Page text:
Philippine Central Bank Warms Up to Digital Money to Aid Fintech

Benjamin Diokno

Photographer: Geric Cruz/Bloomberg

Philippine central bank Governor Benjamin Diokno said the technology behind digital tokens could improve delivery of financial services, as the regulator proceeds to study the feasibility of its own digital currency.

Digital tokens expand reach and lessen costs of financial services, Diokno said in an emailed reply to Bloomberg late Thursday. It could also help the central bank eventually reduce the use of fiat money, he said.

The Philippines’ study of a central bank-backed digital currency includes “a comprehensive discussion” on issues such as price stability and legal hurdles, Diokno said, as monetary authorities in the EU and China consider their own digital currencies. The central bank will also assess the impact on the existing domestic digital-token market and the broader financial system, he said.

The Philippines adopted an open and flexible regulation of digital tokens early, paving the way for relatively wider use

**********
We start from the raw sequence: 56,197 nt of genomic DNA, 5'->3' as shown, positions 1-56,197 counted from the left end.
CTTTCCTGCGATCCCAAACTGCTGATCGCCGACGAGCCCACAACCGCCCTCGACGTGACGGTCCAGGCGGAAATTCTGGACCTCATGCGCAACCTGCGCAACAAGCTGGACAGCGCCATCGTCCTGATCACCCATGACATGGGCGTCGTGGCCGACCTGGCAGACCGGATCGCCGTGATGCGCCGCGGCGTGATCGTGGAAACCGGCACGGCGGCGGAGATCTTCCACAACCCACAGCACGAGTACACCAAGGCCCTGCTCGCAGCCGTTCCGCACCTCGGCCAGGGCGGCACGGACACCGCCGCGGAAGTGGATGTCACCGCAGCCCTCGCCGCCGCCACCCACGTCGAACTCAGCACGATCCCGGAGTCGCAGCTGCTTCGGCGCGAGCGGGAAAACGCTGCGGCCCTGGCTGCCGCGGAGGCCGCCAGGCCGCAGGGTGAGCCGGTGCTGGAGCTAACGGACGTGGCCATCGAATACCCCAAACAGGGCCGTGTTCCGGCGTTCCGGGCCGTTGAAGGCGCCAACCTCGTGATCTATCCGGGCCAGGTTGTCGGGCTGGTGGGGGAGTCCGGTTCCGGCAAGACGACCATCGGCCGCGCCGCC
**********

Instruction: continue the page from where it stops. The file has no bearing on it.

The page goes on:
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China needs first mover advantage in digital currency race

SHANGHAI: China needs to become the first nation to issue a digital currency in its push to internationalise the yuan and reduce its dependence on the global dollar payment system, a commentary published by the country’s central bank said.

An article published in China Finance, a magazine run by the People’s Bank of China (PBOC), said the rights to issue and control a digital currency would become a “new battlefield” of competition between sovereign countries.

Issuance and circulation of the digital currency would bring great changes to existing international finance, it said.

“China has many advantages and opportunities in issuing fiat digital currencies, so it should accelerate the pace to seize the first track,” the article, which was published on the weekend, said.

Local media last month reported some of China’s major state-run commercial banks have already started conducting large-scale internal testing of a digital wallet, moving a step closer

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Equinix Expands Collaboration with VMware to Help Enterprises Accelerate Digital Transformation